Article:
But we have horrible deals. Our jobs are being taken out by the deal that her husband signed - NAFTA - one of the worst deals ever. Our jobs are being sucked out of our economy. You look at all of the places that I just left - you go to Pennsylvania you to go to Ohio. You go to Florida you go to any of them you go upstate New York, our jobs have fled to Mexico and other places. We are bringing our jobs back. I'm going to renegotiate NAFTA. And if I can't make a great deal, then we're going to terminate NAFTA t we're going to create new deals are going to terminate it we're going to make a great trade deal And if we can't, we're going to go separate way because it has been a disaster.
And it cut taxes massively. We're going to cut business taxes massively. They're start hiring people. We're going to bring the two and a half trillion dollars that is offshore back into the country. We are going to start the engine rolling again because right now our country is dying at one percent GDP.
CLINTON: Well, let me translate that if I can Chris...
TRUMP: You can't.
CLINTON: Because fact is he is going to advocate for the largest tax cuts we've ever seen, times more than the tax cuts under the Bush administration.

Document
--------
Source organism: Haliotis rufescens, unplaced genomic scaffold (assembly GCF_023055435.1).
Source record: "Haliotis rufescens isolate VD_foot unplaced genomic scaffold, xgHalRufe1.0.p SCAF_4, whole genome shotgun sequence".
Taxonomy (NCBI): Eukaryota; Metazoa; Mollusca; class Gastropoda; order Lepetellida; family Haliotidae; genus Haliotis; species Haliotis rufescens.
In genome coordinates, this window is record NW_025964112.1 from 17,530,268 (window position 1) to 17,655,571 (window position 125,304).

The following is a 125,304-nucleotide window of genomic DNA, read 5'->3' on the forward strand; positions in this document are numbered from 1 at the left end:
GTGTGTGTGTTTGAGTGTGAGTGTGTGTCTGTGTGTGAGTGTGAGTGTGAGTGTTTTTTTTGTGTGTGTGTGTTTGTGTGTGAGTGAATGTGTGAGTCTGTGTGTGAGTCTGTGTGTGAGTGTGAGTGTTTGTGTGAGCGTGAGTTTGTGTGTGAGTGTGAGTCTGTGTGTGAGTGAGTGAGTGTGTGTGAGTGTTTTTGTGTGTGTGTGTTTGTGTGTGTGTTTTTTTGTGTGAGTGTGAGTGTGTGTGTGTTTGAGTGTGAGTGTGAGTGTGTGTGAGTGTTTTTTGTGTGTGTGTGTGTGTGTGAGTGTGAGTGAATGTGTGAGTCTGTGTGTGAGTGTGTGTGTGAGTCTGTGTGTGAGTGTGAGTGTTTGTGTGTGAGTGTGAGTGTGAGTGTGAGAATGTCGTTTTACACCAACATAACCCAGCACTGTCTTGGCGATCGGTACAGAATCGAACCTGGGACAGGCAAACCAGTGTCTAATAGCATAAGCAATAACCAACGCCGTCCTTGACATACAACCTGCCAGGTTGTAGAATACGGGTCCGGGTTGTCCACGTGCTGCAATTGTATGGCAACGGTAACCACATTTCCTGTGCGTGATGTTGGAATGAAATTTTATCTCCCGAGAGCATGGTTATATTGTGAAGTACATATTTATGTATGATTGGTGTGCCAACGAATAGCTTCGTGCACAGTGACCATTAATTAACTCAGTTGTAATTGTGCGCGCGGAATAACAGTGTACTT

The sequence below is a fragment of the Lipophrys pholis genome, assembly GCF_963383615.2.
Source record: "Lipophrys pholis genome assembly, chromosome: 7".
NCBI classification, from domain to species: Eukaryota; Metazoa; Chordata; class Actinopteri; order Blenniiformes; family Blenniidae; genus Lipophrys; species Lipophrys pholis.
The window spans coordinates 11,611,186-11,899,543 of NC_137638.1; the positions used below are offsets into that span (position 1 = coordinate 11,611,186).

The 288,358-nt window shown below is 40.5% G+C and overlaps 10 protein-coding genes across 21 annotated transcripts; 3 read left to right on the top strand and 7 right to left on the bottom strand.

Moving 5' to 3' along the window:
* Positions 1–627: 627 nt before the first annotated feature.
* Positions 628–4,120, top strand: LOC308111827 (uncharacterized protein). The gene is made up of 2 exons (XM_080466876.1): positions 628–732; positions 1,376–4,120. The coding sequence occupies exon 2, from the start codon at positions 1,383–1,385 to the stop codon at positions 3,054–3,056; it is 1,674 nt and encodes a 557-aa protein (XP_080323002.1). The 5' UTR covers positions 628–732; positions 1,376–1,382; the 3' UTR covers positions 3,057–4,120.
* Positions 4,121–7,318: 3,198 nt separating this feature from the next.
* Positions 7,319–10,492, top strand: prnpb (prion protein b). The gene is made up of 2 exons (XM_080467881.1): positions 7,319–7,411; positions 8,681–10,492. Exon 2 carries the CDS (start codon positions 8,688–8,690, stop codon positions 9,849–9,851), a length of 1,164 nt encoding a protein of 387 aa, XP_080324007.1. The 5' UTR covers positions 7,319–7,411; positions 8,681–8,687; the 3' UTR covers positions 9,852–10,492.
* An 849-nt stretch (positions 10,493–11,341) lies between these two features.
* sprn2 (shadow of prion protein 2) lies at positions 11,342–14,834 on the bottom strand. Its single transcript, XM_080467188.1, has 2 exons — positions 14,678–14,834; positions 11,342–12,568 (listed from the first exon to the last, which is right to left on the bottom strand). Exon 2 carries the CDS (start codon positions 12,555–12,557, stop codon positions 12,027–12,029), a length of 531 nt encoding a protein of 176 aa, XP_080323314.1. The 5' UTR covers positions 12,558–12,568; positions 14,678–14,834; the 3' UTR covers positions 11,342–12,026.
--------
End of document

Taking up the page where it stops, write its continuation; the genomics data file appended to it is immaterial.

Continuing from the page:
Trump's revised tax plan, which is based largely on Republican House leadership proposals, is less generous than his original one, but it still offers wealthier taxpayers a cut.
I have said repeatedly throughout this campaign I will not raise taxes on anyone making two hundred fifty thousand dollars or less. I also will not add a penny to the debt. I have costed out what I'm going to do. He will, through his massive tax cuts, add twenty trillion dollars to the debt. Well, he mentioned the debt. We know how to get control of the debt.
When my husband was president, we went from a three hundred million dollars deficit to a two hundred billion dollars surplus, and we're actually on the path to eliminating the national debt. When President Obama came to office, he inherited the worst economic disaster since the Great Depression. He has cut the deficit by two thirds. So, yes, one of the ways you go after the debt, one of the ways you create jobs is by investing in people. So I do have investments -- investments in new jobs, investments in education, skill training and the opportunities for people to get ahead and stay ahead. That's the kind of approach that will work. Adding taxes on the wealthy, we've tried that -- it has not worked the way that it has been promised.